To overcome the lack of census data, normally used to devise a statistically random survey sampling, World Bank researchers leveraged satellite imagery to partition the entire country into relatively equal population sectors.
To account for large populations of nomads who had never been included in household surveys before, and to include the voices of displaced peoples, surveyors fanned out over areas of the country that had been thought inaccessible.
To address security concerns that made it difficult for surveyors to question families for long periods of time, the team had to find a way to get in and out of each household fast. Typically, surveyors go through a comprehensive list of as many as 600 items in households, collecting information on how much families spend and consume of everything from rice to flour to soap. Completing the painstaking questionnaires can take hours.
In Somalia the team developed a new methodology that allowed them to ask fewer questions of each family but still compile statistically legitimate data in 45 to 60 minutes.
Finally, to bring the voices and faces of the Somali people to life for the government, humanitarian and development partners, media and academics, the World Bank team collected short video testimonials from a broad range of Somalis and published them with the report.
Surveyors started with a pilot project in Mogadishu, the Somalia capital, testing the new methodology and ensuring it would reap credible data. Then they slowly expanded geographic coverage, first in the spring of 2016, and in a second phase from November 2017 to January 2018. The efforts were dubbed the Somali High Frequency Survey (SFHS) and were implemented in close collaboration with the Somali statistical authorities.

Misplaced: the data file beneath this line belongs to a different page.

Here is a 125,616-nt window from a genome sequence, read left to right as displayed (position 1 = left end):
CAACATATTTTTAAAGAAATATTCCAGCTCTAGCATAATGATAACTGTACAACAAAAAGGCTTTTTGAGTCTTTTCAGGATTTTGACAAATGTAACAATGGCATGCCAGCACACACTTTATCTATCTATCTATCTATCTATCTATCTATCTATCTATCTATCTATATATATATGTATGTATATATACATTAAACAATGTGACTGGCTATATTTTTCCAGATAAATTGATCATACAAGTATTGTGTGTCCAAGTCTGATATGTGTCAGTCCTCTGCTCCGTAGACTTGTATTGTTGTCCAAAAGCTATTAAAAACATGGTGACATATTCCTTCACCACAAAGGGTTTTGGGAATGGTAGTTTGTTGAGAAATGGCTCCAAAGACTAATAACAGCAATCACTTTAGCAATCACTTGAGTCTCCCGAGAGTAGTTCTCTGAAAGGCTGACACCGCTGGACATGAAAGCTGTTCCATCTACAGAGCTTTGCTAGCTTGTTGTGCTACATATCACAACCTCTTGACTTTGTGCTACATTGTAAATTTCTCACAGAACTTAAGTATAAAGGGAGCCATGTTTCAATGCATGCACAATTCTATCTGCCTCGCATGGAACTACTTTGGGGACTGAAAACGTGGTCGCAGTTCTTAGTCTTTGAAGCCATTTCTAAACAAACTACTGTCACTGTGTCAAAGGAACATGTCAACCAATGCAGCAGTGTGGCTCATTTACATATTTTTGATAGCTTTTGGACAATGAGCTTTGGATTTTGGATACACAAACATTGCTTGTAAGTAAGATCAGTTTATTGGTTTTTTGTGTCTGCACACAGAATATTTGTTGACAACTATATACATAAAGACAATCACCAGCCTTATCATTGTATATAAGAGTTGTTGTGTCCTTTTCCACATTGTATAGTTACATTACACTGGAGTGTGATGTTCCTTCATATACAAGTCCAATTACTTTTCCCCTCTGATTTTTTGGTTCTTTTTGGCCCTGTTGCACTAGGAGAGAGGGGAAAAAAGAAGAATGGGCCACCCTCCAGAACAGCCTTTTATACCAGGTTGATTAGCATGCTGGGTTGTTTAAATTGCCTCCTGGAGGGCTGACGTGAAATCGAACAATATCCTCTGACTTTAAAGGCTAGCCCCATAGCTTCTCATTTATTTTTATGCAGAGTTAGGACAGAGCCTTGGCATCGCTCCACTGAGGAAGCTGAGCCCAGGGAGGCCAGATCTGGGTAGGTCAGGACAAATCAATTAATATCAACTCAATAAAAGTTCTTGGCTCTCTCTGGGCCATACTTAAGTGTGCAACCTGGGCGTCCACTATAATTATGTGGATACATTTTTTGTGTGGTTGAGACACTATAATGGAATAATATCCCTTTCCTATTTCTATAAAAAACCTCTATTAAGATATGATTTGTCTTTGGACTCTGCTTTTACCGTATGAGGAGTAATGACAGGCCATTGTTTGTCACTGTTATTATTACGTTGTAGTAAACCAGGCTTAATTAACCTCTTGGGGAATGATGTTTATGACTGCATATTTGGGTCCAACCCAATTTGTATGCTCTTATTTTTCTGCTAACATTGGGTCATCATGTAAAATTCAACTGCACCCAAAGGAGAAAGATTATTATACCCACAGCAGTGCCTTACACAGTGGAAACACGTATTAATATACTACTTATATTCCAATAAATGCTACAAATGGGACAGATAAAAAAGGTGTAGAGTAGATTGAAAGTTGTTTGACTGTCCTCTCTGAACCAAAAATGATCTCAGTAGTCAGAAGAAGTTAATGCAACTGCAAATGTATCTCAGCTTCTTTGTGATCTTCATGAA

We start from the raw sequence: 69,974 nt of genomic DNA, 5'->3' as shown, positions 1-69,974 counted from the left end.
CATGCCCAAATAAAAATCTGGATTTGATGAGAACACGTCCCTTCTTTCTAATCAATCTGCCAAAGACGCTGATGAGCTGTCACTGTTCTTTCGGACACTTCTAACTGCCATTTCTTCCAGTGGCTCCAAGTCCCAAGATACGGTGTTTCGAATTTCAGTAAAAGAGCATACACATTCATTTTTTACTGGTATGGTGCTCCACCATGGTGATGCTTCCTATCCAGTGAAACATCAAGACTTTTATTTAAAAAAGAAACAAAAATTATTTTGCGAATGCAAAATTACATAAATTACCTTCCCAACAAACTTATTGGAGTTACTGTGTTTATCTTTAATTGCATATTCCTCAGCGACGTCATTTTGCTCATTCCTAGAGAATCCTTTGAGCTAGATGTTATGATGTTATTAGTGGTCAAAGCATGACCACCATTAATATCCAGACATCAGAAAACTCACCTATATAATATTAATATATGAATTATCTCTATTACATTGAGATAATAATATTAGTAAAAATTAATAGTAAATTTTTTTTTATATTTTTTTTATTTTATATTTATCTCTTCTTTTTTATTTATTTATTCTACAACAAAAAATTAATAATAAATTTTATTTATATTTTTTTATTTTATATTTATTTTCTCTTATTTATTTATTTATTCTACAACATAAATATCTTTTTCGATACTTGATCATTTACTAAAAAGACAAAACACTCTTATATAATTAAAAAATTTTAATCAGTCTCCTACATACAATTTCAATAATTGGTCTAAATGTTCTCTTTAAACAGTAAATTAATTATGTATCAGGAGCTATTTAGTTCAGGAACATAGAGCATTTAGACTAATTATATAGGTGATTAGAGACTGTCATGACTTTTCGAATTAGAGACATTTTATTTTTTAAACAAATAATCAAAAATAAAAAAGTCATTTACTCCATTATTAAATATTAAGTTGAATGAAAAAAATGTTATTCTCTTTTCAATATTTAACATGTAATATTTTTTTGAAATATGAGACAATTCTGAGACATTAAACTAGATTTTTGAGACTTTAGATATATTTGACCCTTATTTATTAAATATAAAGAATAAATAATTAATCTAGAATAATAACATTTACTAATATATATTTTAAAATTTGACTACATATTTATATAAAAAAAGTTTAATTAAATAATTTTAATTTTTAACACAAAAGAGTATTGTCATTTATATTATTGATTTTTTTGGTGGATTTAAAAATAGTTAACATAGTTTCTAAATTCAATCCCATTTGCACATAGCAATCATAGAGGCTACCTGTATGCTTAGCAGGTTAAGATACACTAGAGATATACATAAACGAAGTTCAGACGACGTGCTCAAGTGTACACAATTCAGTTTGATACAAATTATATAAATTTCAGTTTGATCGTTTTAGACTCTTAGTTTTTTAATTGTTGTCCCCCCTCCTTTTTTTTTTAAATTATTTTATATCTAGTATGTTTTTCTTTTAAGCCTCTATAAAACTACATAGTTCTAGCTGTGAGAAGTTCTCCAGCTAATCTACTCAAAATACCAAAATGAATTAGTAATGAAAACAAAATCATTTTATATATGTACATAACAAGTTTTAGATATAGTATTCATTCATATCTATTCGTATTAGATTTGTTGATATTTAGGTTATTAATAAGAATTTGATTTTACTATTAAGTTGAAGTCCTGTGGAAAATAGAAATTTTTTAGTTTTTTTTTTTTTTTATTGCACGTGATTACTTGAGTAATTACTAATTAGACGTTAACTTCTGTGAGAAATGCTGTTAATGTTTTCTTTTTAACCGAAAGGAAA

“What you realize is that it was a quite risky undertaking and we couldn’t solve it using traditional methods,” Pape said. “Working for the World Bank, we were allowed to innovate, to come up with new methodologies, a new approach.”
“One of the critical things we need to be able to do is to monitor poverty on a much more frequent basis in Somalia and elsewhere,” said Pape. At the heart of the effort, he continued, was the ability to innovate.
The results were compiled, analyzed, and used to create two comprehensive profiles of poverty in Somalia. The Somali Poverty Profile, published in 2017, and the Somali Poverty and Vulnerability Assessment, released August 2019, find that poverty in the country is widespread and deep, particularly in the countryside and among the displaced. Among the findings: